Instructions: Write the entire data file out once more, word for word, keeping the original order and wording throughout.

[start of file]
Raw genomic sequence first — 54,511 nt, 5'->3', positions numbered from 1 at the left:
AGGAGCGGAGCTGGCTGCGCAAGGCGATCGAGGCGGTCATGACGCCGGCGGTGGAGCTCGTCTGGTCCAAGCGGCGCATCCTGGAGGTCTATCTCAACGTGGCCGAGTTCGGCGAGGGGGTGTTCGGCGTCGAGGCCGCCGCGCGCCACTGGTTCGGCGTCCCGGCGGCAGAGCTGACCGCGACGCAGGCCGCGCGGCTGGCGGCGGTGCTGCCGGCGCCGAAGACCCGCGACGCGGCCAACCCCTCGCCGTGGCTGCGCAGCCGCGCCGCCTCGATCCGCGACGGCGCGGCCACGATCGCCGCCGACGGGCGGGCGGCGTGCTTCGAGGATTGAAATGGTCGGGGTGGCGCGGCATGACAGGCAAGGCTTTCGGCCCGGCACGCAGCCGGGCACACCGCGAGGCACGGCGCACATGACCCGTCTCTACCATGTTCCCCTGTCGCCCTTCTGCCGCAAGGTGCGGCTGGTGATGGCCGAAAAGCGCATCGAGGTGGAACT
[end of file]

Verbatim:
Raw genomic sequence first — 54,511 nt, 5'->3', positions numbered from 1 at the left:
AGGAGCGGAGCTGGCTGCGCAAGGCGATCGAGGCGGTCATGACGCCGGCGGTGGAGCTCGTCTGGTCCAAGCGGCGCATCCTGGAGGTCTATCTCAACGTGGCCGAGTTCGGCGAGGGGGTGTTCGGCGTCGAGGCCGCCGCGCGCCACTGGTTCGGCGTCCCGGCGGCAGAGCTGACCGCGACGCAGGCCGCGCGGCTGGCGGCGGTGCTGCCGGCGCCGAAGACCCGCGACGCGGCCAACCCCTCGCCGTGGCTGCGCAGCCGCGCCGCCTCGATCCGCGACGGCGCGGCCACGATCGCCGCCGACGGGCGGGCGGCGTGCTTCGAGGATTGAAATGGTCGGGGTGGCGCGGCATGACAGGCAAGGCTTTCGGCCCGGCACGCAGCCGGGCACACCGCGAGGCACGGCGCACATGACCCGTCTCTACCATGTTCCCCTGTCGCCCTTCTGCCGCAAGGTGCGGCTGGTGATGGCCGAAAAGCGCATCGAGGTGGAACT